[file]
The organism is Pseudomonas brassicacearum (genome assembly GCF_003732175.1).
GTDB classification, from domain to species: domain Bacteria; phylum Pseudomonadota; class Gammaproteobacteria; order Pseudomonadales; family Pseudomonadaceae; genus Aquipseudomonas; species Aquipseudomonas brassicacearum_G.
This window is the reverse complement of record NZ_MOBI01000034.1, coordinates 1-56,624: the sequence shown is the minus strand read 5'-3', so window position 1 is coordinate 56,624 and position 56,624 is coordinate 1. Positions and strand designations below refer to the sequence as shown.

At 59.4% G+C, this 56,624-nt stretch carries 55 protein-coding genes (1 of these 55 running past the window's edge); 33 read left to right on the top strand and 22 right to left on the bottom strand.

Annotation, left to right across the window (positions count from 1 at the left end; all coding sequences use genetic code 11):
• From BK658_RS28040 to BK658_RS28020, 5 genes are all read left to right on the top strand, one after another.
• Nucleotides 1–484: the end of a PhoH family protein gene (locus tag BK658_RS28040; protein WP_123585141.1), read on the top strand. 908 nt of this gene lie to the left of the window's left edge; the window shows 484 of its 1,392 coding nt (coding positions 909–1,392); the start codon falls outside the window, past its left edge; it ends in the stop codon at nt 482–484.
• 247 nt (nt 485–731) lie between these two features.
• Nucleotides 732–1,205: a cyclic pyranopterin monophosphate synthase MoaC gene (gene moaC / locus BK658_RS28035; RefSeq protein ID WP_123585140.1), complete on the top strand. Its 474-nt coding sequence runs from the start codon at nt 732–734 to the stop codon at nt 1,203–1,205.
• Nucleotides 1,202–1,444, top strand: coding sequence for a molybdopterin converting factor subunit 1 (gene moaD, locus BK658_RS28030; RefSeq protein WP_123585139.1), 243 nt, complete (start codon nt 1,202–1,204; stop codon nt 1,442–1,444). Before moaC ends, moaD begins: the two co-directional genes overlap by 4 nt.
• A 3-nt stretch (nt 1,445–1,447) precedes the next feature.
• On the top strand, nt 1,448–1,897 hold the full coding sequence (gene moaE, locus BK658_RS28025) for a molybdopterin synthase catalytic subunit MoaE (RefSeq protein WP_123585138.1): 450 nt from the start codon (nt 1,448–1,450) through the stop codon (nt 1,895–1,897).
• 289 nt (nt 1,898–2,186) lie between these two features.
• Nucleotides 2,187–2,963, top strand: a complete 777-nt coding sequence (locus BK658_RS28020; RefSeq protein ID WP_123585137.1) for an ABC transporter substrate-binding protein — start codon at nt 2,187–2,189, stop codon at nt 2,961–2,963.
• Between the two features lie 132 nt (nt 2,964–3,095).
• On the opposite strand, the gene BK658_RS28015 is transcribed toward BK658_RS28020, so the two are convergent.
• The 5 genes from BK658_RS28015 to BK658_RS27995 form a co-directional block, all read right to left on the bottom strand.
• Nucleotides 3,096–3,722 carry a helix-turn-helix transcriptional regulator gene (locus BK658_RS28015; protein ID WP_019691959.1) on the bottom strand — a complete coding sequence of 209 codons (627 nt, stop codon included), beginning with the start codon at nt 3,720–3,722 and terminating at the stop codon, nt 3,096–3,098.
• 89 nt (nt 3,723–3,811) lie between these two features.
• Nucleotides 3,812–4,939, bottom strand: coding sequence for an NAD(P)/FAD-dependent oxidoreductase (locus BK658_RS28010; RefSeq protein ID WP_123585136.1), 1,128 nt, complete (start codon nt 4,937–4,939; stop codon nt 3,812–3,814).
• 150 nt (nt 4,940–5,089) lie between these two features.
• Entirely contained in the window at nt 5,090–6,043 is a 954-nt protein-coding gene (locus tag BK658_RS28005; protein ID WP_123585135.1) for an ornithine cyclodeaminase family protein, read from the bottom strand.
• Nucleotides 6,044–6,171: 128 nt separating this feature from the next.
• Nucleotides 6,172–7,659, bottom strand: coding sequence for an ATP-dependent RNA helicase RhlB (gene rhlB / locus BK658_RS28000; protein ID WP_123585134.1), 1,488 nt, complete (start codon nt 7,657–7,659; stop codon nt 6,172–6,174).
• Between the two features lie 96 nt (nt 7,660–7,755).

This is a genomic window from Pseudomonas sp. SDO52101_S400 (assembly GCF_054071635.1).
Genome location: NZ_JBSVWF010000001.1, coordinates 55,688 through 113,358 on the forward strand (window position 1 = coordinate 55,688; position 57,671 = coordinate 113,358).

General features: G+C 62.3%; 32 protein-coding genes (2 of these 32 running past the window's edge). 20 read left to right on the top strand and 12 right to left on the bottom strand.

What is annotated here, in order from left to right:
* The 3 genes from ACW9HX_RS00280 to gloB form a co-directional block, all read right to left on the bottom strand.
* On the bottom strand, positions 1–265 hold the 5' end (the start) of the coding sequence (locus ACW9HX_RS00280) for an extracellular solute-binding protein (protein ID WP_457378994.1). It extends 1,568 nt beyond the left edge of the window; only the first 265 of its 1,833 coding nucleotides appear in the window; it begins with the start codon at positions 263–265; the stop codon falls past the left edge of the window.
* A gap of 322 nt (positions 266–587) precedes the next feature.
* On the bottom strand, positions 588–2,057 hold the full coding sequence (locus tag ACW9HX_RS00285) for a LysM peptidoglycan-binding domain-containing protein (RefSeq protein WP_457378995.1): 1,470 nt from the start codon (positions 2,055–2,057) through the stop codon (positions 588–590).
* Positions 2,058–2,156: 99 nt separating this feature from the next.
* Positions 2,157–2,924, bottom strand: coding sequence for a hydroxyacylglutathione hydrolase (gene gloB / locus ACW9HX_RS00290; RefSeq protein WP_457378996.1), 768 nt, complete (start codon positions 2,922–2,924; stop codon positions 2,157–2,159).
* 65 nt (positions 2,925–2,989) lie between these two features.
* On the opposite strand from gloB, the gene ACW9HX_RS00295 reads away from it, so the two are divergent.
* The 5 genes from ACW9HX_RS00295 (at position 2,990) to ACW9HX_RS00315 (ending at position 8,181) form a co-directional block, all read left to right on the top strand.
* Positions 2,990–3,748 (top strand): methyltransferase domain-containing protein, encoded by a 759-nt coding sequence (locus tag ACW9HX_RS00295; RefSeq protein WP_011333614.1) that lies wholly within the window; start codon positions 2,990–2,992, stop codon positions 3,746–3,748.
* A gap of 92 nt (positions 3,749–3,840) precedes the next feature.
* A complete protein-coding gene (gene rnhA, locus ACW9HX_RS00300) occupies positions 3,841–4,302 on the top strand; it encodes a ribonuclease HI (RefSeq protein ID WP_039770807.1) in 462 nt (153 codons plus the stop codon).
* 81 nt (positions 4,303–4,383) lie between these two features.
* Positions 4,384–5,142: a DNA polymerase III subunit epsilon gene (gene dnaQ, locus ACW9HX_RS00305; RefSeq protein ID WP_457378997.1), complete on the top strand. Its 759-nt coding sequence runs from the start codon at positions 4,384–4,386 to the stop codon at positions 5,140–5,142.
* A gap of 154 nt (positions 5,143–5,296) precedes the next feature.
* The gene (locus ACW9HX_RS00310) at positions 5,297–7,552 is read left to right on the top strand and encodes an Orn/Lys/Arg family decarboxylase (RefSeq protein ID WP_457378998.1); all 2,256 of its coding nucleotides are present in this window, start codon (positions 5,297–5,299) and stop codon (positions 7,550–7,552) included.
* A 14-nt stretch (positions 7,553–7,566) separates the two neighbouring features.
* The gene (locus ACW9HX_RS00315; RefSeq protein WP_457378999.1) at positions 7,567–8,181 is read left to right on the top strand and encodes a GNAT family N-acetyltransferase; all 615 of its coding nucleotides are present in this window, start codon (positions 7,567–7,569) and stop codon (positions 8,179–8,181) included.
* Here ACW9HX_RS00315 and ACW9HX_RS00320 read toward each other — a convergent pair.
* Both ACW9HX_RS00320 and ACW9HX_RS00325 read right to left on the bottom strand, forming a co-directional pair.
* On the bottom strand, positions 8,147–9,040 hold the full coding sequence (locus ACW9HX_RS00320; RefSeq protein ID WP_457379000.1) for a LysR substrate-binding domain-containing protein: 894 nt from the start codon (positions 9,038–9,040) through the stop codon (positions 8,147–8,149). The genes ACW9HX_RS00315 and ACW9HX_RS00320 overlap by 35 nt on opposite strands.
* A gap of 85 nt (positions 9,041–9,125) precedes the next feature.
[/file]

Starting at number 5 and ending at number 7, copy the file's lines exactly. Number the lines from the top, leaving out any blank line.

Annotation, left to right across the window (positions count from 1 at the left end; all coding sequences use genetic code 11):
• From BK658_RS28040 to BK658_RS28020, 5 genes are all read left to right on the top strand, one after another.
• Nucleotides 1–484: the end of a PhoH family protein gene (locus tag BK658_RS28040; protein WP_123585141.1), read on the top strand. 908 nt of this gene lie to the left of the window's left edge; the window shows 484 of its 1,392 coding nt (coding positions 909–1,392); the start codon falls outside the window, past its left edge; it ends in the stop codon at nt 482–484.